Every artist knows that streaming platforms are the best way to promote and share music. From Soundcloud to Spotify, streaming allows users of all backgrounds to access your music whenever, from wherever. The downside is, many artists feel like streaming services keep them from earning their fair share of the profit. So, what about the physical copies of music?
Like many other staples of the Y2K era, CDs are inevitably outdated. CD players aren’t included in cars anymore, and few people have access to CD players in the home. These shiny discs aren’t new enough to be cool, or even old enough to make a comeback. This is where vinyl records come into play.
In 2020, vinyl record sales surpassed CD sales for the first time since 1986. This can be partially attributed to the pandemic and stay-at-home orders reducing the need for on-the-go music listening. But, records themselves have become interior design staples among generations young and old.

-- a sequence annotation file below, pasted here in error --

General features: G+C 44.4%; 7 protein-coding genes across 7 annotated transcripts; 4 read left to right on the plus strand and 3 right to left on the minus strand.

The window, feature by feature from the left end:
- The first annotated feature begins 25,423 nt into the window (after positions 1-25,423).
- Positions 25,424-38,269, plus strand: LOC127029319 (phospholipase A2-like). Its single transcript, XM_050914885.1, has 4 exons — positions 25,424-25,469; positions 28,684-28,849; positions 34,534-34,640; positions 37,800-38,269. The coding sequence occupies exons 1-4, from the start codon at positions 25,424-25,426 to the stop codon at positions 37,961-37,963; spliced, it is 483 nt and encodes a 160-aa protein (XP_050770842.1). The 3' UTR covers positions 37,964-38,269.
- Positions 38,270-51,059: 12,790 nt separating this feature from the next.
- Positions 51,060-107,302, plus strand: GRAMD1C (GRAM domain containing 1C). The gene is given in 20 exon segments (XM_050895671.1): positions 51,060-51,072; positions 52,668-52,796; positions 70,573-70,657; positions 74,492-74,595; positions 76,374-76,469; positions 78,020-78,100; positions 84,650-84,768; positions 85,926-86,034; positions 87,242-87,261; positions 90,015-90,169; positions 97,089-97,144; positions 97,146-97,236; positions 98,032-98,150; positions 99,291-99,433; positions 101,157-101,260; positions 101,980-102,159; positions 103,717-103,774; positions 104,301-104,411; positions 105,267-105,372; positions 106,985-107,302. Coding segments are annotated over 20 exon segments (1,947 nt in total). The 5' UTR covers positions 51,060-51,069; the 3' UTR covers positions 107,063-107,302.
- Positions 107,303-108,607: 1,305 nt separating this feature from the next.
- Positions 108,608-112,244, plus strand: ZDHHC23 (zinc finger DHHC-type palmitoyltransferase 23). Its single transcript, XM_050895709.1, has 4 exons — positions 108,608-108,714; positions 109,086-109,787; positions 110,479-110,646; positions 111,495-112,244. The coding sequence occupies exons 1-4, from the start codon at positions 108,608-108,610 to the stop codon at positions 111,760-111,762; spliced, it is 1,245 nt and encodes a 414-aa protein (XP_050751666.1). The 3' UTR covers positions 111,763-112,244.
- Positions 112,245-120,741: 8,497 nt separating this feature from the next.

Some may have a preconceived notion of what style of music should be produced on a vinyl record: often Indie music, classic rock songs, or something of the like. Many artists fail to realize that any genre of music can be successful as a vinyl: hip hop included. In fact, several modern hip hop, rap and r&b artists have released music on vinyl. Travis Scott, Kanye West, Mac Miller, Kid Cudi, Playboi Carti, are just some of the artists who have capitalized on the movement back to vinyl records.
Digital sales still make up a majority of music consumption, but the record player has clearly been an exception to the rule of looking forward technologically. Consumer preferences clearly point to vinyl records. Every artist should flip the roles every once in a while, and listen to your listeners.